There is a lot of expectation these days. In the arts it seems to be growing. There is an expectation that one will study, exhibit, get a grant, undertake a residency, be written about, one will sell. These are all points of achievement facilitated/structured by the dollar – mostly by government, sometimes patrons, often by the individual artist themselves. The quality of practice counts too, but too often it relies on how it is couched in an application, artist statement or press release.
The expectation of a career trajectory that encompasses these milestones seems to have become the norm, especially for younger artists. Once these achievements could be seen documented over a life-long practice, today they seem to be achieved at an accelerated rate that leaves me wondering what happens next. With so much emphasise placed on the ‘new’ and ‘emerging’ what are the realistic expectations for artists between this developmental period and the long stretch to ‘established’?
Professional development programs, such as Shotgun, are firmly established in the era of the professionalised artist. They are important structures in which artists can become empowered through knowledge - learning about the wider art world, become informed about financial and creative opportunities, meet peers and form networks, and importantly, receive direct critical feedback on their work. But why not extend this opportunity to artists throughout their careers, especially during that critical time when the shine of the new has passed onto the nitty gritty of sustaining a practice amongst competing priorities, increasing responsibilities and the growing sea of practicing artists?(1) Most artists benefit from being brought into direct contact with other artists and arts workers at regular intervals throughout their careers. Curators and writers also benefit from being kept abreast of what artists of a range of generations, locations and activity are interested in.
As part of this year’s Shotgun program a lot of interesting questions were raised within a workshop that involved both current and alumni program participants. Artists were keen to know how to find people interested in their work, how to secure places to exhibit and people to write on their exhibitions; essentially how to bring a visibility to their hard work and labour. Further, the question of how to balance making with career building, without sacrificing the art itself, was foremost on people’s minds. Three curators, including myself, sat with these artists and talked through various textbook approaches to developing and sustaining a career as an artist in Australia. The session was informative and useful, and significantly it revealed an important truth: if one is to establish a career as an artist one must move beyond a sense of entitlement and expectation into a position of self-organisation and action; modes that can only be reliably established and sustained through a sense of empowerment served by knowledge and a sense of community. Essentially the buck stops with the artist.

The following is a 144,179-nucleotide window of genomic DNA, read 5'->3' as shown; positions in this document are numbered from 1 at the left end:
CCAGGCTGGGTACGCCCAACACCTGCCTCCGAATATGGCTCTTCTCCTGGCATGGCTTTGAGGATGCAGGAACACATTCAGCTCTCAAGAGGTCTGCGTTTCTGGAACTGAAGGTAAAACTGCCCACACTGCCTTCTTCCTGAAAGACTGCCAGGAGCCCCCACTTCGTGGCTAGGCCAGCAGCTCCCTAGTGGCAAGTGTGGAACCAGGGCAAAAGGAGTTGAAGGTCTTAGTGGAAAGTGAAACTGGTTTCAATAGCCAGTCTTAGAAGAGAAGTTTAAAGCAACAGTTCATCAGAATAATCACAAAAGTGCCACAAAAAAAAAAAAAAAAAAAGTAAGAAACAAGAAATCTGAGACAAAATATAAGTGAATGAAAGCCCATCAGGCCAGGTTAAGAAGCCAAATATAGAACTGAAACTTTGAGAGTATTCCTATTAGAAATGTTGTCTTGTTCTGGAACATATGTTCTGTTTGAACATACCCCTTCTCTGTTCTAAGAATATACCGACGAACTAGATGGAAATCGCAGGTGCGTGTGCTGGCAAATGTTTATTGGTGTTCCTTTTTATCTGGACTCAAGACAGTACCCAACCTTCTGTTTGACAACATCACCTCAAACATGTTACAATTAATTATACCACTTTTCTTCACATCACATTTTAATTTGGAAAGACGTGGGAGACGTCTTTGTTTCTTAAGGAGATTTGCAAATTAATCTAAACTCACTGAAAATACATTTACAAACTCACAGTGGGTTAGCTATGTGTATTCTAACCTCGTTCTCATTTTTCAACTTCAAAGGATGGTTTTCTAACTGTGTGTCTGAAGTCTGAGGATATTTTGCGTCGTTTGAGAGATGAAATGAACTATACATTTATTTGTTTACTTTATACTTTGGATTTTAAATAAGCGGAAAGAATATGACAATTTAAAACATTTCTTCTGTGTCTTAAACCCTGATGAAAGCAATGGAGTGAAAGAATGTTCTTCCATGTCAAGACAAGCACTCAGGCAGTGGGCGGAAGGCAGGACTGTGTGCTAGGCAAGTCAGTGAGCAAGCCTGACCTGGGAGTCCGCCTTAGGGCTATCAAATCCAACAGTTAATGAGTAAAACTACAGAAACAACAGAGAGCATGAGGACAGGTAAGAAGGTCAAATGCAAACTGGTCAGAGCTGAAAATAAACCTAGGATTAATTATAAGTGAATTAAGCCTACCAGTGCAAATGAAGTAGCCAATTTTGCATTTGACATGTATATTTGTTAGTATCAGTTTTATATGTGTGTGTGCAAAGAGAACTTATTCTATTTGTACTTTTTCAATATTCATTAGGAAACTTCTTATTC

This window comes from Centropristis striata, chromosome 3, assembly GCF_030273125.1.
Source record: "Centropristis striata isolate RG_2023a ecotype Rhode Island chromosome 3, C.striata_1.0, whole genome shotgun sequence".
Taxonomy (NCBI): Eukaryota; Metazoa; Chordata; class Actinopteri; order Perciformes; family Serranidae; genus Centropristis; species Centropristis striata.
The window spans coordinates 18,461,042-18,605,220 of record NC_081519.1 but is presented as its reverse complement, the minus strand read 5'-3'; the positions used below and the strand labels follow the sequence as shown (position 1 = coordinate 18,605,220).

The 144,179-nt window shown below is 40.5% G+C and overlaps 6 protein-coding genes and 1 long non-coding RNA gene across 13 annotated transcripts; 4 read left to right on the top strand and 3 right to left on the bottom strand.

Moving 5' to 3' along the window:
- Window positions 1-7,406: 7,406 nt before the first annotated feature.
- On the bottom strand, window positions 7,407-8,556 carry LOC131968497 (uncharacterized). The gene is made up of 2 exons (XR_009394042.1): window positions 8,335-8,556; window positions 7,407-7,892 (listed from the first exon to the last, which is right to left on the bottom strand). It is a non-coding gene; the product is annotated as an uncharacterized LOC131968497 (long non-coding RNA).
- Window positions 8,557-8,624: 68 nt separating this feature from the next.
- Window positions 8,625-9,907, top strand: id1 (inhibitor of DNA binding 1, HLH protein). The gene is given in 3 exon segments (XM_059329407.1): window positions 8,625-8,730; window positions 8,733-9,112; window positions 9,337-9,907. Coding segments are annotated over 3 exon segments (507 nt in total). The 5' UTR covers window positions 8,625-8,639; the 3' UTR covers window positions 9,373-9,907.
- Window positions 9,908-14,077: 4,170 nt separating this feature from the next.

This first means asking hard questions. Is the practice suited to a career? In this I mean is the practice of suitable quality, relevance and format to operate with currency within the art market (if one is seeking financial reward) and/or the art scene (if one is seeking opportunity and exposure). For indeed sometimes a practice is just that, and doesn’t need to be opened up to the structures of career making at all. A practice can be pursued throughout a lifetime by drawing validation and motivation from within the practice itself. It has no need for career or professional expectation. But for those seeking to bring career and practice together this sense of self-reliance is also important. A small number of artists settle under the wing of commercial representation that navigates the career path for them. For most career artists, however, it is the artist themself who needs to find a way to establish a satisfying practice while finding the wherewithal to negotiate a path through the various professional development opportunities.
This takes determination and tenacity but is also aided by being armed with information and feeling connected to a larger community that shares a professional reality – people working with the same commitment, making similar sacrifices, dealing with the same precarity, experiencing common challenges, and apprehending the same information and systems. Community is not a fixed concept, it is an enacted one and has to be formed or at least recognised by its members in order to exist proactively. The enduring ones tend to form organically and subsist in a self-organised manner characteristic of artists. They function informally as a resource for artists to draw on as needed, to return to as required, all without application. Feeling part of a community, be it big or small, can empower artists with a sense of autonomy, of being able to navigate the system as needed rather than being reliant on it, of being able to self-generate outside of the conventional set of expectations and condoned avenues.
If one has community one can survive the long haul of career making as an artist; moving in and between institutional opportunity and self-generated projects, sharing resources and networks, drawing support and feedback from professionals and peers, creating paths ahead as opportunity ebbs and flows. An understanding of pace is essential for sustaining a life-long practice and/or career. Community and self-determination enables a sense of belonging and autonomy within an art world at once in perpetual reinvention and somehow moored to convention. This is not news to older artists. But it is a wisdom that the now generation could heed.
(1) The Shotgun program stands alone in being the only professional development program, that I’m aware of, that is open to artists of all stages of their careers.